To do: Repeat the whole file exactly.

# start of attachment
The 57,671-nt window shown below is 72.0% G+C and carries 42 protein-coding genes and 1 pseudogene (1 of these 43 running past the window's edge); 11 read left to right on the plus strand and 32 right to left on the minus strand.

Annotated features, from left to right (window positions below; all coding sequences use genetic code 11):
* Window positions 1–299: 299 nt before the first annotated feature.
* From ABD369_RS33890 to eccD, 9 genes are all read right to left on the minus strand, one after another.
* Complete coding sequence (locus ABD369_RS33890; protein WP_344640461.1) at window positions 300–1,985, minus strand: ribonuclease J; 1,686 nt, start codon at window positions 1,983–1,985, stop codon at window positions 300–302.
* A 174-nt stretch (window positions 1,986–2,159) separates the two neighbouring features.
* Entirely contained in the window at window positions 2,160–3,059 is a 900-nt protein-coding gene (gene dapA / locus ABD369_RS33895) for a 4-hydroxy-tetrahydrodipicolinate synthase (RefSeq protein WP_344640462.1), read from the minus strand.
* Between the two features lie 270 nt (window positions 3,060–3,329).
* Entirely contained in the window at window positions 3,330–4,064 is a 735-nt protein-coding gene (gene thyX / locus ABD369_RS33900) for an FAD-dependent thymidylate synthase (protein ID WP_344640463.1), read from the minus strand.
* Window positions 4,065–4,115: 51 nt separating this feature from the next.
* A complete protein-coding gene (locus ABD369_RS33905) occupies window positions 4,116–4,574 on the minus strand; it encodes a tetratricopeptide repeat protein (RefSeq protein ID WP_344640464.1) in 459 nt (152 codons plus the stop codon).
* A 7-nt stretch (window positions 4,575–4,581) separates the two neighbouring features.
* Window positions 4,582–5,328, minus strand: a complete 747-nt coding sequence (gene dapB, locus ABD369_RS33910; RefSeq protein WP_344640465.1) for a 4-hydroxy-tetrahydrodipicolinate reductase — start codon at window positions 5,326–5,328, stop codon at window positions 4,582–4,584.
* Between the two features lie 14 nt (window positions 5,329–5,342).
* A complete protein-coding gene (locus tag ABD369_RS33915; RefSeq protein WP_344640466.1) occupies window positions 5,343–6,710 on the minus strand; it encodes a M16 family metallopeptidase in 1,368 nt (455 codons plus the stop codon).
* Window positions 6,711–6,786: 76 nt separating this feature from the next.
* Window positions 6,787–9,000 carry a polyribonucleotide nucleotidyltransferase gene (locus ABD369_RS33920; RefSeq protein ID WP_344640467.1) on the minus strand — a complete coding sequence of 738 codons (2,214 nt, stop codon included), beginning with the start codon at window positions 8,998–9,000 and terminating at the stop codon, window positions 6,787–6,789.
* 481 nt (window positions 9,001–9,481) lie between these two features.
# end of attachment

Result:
The 57,671-nt window shown below is 72.0% G+C and carries 42 protein-coding genes and 1 pseudogene (1 of these 43 running past the window's edge); 11 read left to right on the plus strand and 32 right to left on the minus strand.

Annotated features, from left to right (window positions below; all coding sequences use genetic code 11):
* Window positions 1–299: 299 nt before the first annotated feature.
* From ABD369_RS33890 to eccD, 9 genes are all read right to left on the minus strand, one after another.
* Complete coding sequence (locus ABD369_RS33890; protein WP_344640461.1) at window positions 300–1,985, minus strand: ribonuclease J; 1,686 nt, start codon at window positions 1,983–1,985, stop codon at window positions 300–302.
* A 174-nt stretch (window positions 1,986–2,159) separates the two neighbouring features.
* Entirely contained in the window at window positions 2,160–3,059 is a 900-nt protein-coding gene (gene dapA / locus ABD369_RS33895) for a 4-hydroxy-tetrahydrodipicolinate synthase (RefSeq protein WP_344640462.1), read from the minus strand.
* Between the two features lie 270 nt (window positions 3,060–3,329).
* Entirely contained in the window at window positions 3,330–4,064 is a 735-nt protein-coding gene (gene thyX / locus ABD369_RS33900) for an FAD-dependent thymidylate synthase (protein ID WP_344640463.1), read from the minus strand.
* Window positions 4,065–4,115: 51 nt separating this feature from the next.
* A complete protein-coding gene (locus ABD369_RS33905) occupies window positions 4,116–4,574 on the minus strand; it encodes a tetratricopeptide repeat protein (RefSeq protein ID WP_344640464.1) in 459 nt (152 codons plus the stop codon).
* A 7-nt stretch (window positions 4,575–4,581) separates the two neighbouring features.
* Window positions 4,582–5,328, minus strand: a complete 747-nt coding sequence (gene dapB, locus ABD369_RS33910; RefSeq protein WP_344640465.1) for a 4-hydroxy-tetrahydrodipicolinate reductase — start codon at window positions 5,326–5,328, stop codon at window positions 4,582–4,584.
* Between the two features lie 14 nt (window positions 5,329–5,342).
* A complete protein-coding gene (locus tag ABD369_RS33915; RefSeq protein WP_344640466.1) occupies window positions 5,343–6,710 on the minus strand; it encodes a M16 family metallopeptidase in 1,368 nt (455 codons plus the stop codon).
* Window positions 6,711–6,786: 76 nt separating this feature from the next.
* Window positions 6,787–9,000 carry a polyribonucleotide nucleotidyltransferase gene (locus ABD369_RS33920; RefSeq protein ID WP_344640467.1) on the minus strand — a complete coding sequence of 738 codons (2,214 nt, stop codon included), beginning with the start codon at window positions 8,998–9,000 and terminating at the stop codon, window positions 6,787–6,789.
* 481 nt (window positions 9,001–9,481) lie between these two features.